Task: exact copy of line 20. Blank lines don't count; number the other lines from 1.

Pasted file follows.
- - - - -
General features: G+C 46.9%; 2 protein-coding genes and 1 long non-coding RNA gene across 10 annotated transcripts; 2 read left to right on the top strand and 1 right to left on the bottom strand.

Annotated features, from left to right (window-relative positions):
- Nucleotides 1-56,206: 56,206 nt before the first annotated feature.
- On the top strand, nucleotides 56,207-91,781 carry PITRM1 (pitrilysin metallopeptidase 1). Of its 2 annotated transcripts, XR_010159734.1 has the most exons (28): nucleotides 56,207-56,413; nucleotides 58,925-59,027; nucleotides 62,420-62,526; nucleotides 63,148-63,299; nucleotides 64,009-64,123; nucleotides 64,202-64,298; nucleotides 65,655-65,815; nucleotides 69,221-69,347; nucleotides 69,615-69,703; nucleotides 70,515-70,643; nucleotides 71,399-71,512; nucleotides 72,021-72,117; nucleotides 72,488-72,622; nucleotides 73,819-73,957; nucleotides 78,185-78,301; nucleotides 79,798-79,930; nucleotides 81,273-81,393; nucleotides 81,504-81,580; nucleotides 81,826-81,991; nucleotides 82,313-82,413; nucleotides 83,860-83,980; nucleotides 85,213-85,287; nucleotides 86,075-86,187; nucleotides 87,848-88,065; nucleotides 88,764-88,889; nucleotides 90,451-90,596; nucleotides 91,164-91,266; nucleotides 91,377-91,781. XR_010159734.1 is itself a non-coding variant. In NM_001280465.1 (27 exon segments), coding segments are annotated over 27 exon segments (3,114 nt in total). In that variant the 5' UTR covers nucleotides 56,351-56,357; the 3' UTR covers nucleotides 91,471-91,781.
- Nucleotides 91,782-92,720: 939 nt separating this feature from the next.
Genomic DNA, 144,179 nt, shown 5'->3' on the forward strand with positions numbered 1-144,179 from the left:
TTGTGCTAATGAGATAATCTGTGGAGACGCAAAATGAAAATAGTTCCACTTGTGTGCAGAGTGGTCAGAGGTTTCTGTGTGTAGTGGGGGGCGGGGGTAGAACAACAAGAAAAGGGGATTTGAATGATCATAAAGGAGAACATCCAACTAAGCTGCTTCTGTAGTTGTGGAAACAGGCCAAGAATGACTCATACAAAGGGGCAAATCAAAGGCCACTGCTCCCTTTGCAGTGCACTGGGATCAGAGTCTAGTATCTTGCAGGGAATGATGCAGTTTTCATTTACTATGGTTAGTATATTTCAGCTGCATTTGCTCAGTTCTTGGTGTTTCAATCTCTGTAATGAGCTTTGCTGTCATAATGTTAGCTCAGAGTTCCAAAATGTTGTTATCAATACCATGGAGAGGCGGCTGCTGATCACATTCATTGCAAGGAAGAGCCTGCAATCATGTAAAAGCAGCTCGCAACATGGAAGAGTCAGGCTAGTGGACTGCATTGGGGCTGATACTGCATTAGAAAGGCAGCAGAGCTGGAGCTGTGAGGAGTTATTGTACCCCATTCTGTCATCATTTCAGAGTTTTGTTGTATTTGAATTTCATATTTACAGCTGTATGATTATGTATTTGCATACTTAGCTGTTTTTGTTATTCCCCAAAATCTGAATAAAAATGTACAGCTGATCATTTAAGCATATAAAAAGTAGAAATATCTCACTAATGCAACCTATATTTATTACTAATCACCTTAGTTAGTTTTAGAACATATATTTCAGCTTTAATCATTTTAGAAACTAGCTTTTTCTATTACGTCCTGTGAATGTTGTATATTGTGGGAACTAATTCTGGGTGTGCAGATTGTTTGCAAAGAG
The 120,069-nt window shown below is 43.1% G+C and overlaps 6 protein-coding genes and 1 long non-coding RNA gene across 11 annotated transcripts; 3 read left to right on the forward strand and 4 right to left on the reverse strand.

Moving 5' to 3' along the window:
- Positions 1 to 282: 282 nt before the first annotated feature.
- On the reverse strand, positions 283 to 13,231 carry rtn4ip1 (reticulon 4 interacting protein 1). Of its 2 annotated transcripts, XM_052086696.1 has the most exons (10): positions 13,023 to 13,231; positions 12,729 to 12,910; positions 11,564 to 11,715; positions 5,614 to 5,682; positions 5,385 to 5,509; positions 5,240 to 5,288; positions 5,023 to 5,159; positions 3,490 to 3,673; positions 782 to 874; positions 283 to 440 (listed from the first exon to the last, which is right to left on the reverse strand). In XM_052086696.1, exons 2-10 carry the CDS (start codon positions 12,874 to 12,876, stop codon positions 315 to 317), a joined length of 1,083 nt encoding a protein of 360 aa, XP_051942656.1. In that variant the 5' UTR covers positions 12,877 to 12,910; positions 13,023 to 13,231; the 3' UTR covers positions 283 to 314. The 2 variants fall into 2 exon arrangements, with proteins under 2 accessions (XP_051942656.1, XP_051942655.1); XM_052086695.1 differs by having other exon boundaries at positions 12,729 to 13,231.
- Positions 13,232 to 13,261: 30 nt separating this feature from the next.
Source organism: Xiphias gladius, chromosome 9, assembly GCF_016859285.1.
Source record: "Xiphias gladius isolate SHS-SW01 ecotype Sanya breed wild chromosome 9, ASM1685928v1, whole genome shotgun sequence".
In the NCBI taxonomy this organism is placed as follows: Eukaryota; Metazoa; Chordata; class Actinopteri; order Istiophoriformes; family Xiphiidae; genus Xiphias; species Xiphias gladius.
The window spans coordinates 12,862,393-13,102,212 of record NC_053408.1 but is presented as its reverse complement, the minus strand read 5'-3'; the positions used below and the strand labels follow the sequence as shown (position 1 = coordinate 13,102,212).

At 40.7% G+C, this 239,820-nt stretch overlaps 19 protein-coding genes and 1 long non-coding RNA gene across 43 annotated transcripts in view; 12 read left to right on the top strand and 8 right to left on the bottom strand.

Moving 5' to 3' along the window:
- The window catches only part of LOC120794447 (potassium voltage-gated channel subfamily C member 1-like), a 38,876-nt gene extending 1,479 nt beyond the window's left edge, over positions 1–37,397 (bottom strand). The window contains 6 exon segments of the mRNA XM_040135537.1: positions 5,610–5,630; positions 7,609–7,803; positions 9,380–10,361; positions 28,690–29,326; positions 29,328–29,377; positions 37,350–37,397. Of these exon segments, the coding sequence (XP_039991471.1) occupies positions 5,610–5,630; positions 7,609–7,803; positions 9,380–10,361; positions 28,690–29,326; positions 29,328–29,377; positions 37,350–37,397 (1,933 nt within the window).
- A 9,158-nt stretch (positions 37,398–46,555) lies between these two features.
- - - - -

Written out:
- A 9,158-nt stretch (positions 37,398–46,555) lies between these two features.